Monday, May 11, 2009

A little history of my back yard

My yard lies right up against a park which used to be a farm. In the picture below you can see the little strip of no-man's land which runs between my yard (you can see my back yard fence) to the left and a long, narrow hill rising up at the right which serves as a buffer between my house and the park. The park people are responsible for mowing and upkeep here:

In the back corner of my back yard, looking just over the fence into the park, you can see some old irrigation piping from the farm, plowed-up rocks which were dumped in what used to be a shrubby buffer between farm fields. and some old fence posts still standing:

There's even an old bundle of barbed fencing wire:

My little town was an important junction on the underground railroad and it's said that the farm was one of the many safe stops here. Runaway slaves would hide out in the forest on the edge of the fields during the day, and find safe shelter in the barn at night until they could be transported to another safe place. We like to think that the forest they hid in during the day is where our back yard is now.

Ohio was a northern state, but runaway slaves weren't safe even in the northern states. They were hunted down by people who made money off of finding and returning them. They were only really safe when they reached Canada. Lake Erie and a boat to Canada was the goal of the runaways. Today, Lake Erie is only about a 40 minute drive away.

If you want to read an excellent children's book involving runaways and the underground railroad, then pick up Shelley Pearsall's book, Trouble Don't Last. It involves Ohio (though not my little town) and one of the routes which led to a boat and safety in Canada.

In the picture below, I'm standing in the back corner of my yard, looking toward the baseball fields in the park. In the foreground is the fence, then the remains of a horde of wild rose brambles which used to flow over my fence. For some reason they died off, but there are plenty more out there. The park left the brushy border between farm fields and it is now a brushy border between the baseball fields and the soccer fields.

If you have good eyes, you can just make out the tall lights that were erected only last week around the furthest ball fields. I'm not looking forward to their being turned on (if you click on the picture you can see them). I've posted about my feelings on artificial nighttime lighting before (you can find the posts - including this one - here):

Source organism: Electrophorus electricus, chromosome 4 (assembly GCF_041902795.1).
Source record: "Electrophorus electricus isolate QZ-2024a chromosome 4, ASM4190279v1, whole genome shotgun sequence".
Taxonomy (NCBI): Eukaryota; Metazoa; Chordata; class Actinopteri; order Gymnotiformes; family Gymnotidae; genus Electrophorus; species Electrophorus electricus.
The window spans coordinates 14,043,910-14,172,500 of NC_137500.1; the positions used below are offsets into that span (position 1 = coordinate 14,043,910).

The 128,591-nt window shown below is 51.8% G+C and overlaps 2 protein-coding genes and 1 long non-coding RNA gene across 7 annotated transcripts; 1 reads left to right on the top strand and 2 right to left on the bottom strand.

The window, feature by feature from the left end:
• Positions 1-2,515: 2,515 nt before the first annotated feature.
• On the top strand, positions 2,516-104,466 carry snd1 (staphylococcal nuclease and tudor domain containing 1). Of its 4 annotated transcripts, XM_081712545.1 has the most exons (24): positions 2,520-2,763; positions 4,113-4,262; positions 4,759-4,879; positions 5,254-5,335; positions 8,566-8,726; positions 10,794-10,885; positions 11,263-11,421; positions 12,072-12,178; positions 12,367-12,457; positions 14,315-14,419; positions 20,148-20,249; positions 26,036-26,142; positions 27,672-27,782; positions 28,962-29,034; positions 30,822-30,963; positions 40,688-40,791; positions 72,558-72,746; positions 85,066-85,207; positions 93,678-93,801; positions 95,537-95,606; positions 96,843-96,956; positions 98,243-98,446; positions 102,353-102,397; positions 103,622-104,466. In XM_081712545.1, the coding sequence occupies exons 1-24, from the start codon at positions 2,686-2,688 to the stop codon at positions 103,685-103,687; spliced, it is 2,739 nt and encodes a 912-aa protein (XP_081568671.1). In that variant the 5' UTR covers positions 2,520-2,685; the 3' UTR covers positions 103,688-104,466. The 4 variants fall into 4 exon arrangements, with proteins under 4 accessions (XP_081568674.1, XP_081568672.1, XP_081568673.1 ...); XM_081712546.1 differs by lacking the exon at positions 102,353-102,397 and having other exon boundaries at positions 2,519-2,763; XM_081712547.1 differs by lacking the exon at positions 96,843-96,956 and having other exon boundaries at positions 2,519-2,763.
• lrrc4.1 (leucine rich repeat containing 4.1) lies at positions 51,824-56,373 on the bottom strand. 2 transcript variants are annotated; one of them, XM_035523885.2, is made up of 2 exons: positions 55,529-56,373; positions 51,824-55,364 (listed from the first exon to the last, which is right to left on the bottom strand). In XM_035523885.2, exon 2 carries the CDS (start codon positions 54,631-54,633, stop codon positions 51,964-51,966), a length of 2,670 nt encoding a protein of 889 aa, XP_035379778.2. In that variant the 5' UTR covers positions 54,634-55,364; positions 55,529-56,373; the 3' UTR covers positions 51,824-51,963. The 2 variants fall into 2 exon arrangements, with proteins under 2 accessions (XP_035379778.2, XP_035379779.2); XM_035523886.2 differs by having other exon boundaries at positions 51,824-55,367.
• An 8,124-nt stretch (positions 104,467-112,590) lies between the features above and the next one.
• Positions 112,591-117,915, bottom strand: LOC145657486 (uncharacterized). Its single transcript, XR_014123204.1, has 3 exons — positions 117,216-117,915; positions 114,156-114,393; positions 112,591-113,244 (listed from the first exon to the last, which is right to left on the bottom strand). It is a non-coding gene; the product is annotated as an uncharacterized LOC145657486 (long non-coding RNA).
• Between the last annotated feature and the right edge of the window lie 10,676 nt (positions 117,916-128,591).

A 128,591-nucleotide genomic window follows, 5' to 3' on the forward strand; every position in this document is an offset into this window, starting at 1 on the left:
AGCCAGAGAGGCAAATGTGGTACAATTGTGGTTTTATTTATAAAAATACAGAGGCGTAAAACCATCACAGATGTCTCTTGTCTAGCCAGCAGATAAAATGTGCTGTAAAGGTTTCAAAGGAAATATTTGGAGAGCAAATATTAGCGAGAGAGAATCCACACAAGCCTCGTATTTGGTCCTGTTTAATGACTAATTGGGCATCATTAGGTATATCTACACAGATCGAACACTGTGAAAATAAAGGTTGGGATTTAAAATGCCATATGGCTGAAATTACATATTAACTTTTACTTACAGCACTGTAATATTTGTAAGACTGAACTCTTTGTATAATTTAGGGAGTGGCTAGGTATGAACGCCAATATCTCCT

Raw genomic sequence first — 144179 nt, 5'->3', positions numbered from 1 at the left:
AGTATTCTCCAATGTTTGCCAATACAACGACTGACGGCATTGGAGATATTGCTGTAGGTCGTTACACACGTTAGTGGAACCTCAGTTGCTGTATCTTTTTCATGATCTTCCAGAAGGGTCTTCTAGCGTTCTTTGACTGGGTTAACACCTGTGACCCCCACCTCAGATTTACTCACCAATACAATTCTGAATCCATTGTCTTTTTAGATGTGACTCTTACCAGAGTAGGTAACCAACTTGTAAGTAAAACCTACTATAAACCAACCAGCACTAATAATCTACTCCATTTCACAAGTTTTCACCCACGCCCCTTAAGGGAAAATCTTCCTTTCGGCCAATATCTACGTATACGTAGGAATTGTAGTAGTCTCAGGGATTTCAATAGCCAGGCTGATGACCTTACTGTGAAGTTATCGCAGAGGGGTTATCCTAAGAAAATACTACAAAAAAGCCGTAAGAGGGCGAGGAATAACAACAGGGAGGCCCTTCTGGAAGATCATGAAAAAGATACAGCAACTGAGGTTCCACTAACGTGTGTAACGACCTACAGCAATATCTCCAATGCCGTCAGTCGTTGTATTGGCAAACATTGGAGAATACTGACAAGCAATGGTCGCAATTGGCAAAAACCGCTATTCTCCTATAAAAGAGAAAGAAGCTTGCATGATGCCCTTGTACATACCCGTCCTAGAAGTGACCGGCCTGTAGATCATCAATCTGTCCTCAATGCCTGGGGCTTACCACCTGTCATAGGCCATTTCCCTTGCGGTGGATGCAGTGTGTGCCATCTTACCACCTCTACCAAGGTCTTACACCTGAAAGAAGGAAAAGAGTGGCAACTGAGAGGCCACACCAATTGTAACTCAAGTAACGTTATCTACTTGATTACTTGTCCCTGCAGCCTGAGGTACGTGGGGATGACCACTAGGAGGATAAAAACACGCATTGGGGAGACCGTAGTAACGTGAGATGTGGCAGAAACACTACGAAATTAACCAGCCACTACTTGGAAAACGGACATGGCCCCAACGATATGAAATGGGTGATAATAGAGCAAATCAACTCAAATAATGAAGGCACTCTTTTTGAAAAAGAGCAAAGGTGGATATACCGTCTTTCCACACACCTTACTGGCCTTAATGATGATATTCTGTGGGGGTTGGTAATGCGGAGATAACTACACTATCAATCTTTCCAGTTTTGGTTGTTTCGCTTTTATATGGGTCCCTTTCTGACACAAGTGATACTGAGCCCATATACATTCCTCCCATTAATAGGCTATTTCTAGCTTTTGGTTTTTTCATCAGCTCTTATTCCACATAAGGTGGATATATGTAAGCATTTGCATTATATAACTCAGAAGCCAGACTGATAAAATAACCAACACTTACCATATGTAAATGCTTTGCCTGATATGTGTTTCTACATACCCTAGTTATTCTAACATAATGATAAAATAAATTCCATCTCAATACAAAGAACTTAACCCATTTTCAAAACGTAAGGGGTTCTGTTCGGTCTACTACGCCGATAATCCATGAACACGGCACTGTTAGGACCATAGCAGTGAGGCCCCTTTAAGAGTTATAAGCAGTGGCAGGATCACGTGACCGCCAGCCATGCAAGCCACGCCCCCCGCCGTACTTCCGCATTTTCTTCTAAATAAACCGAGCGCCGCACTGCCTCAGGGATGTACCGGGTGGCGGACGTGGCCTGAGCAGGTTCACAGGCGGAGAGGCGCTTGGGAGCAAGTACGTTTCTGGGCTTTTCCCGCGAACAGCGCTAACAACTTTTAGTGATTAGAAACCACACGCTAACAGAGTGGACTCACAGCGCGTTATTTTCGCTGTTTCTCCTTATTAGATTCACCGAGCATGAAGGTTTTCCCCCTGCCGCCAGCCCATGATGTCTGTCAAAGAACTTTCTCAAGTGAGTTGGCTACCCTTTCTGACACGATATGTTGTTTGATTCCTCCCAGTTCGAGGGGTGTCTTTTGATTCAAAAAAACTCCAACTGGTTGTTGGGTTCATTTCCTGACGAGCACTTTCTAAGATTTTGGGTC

In a spot just on the other side of my fence, in an area where the brambles died off, I found a clump of lemon balm growing. That made me happy.


jo said...

Oh my, oh my, oh my,
I feel your pain. Believe me.
Sharp lights like that and so tall. No defence against it.
"There's no Armour against Fate".

And that to happen to such a modest girl, who takes delight in finding Lemon Balm.
You're making me feel all guilty now for ripping that out by the square yard.
Anyway, you can start a cottage industry soon, cause in no time you will be kneedeep in the stuff.

Beware of innocent looking healthy plants!!
I don't see much of you these days. Something I said? Or not said?
Nudge, nudge.

ICQB said...

Hi Jo!

Heaven's no! I've just been a tad busy with lots of little things and feel guilty when I spend too much time at the computer.

My yard is about to overtake me and I suddenly have a million things which need my attention.

At least if the lemon balm takes over, it's not officially in my yard (yet). I do have a small patch under some trees, but believe it or not, it's not thriving and I actually encourage it because unitl now it was my only source (I use it in a tea when I feel a cold coming on).

I will use your nudge to make it over to your neck of the woods (actually literally - I'll be in England for a few days in June).

jo said...

Tell me more:
Holiday? Work? Is this unexpected?
Where abouts?
Actually, you missed the stars which are not where you looked but here.
Have you been before? UK I mean. Going to other countries?
I never travel because of my health, and get very excited when others do. Secondhand Rose, that's me, livingwise.

ICQB said...

Hi Jo!

My husband is teaching a study abroad course. He's already overseas with students. We (kids and I) will join him at the end and do a little sight seeing. First Greece, then Paris, then the U.K.

I've been to Paris (in my youth), but never the other places.

Am nervous, not about traveling, but about all of the things that lead up to it that one must do to ensure that everything at home (pets, garden, etc) won't be neglected.

Love the stars! The roses are beauties. My maiden name was Rose, so I have an affinity.

jo said...

Have a lovely time.
Talk to you agin in the autumn,

ICQB said...

Hi Jo!

I won't be gone all that long - just two weeks in June. So I'll still be around : )

It's not too easy to get rid of me ; )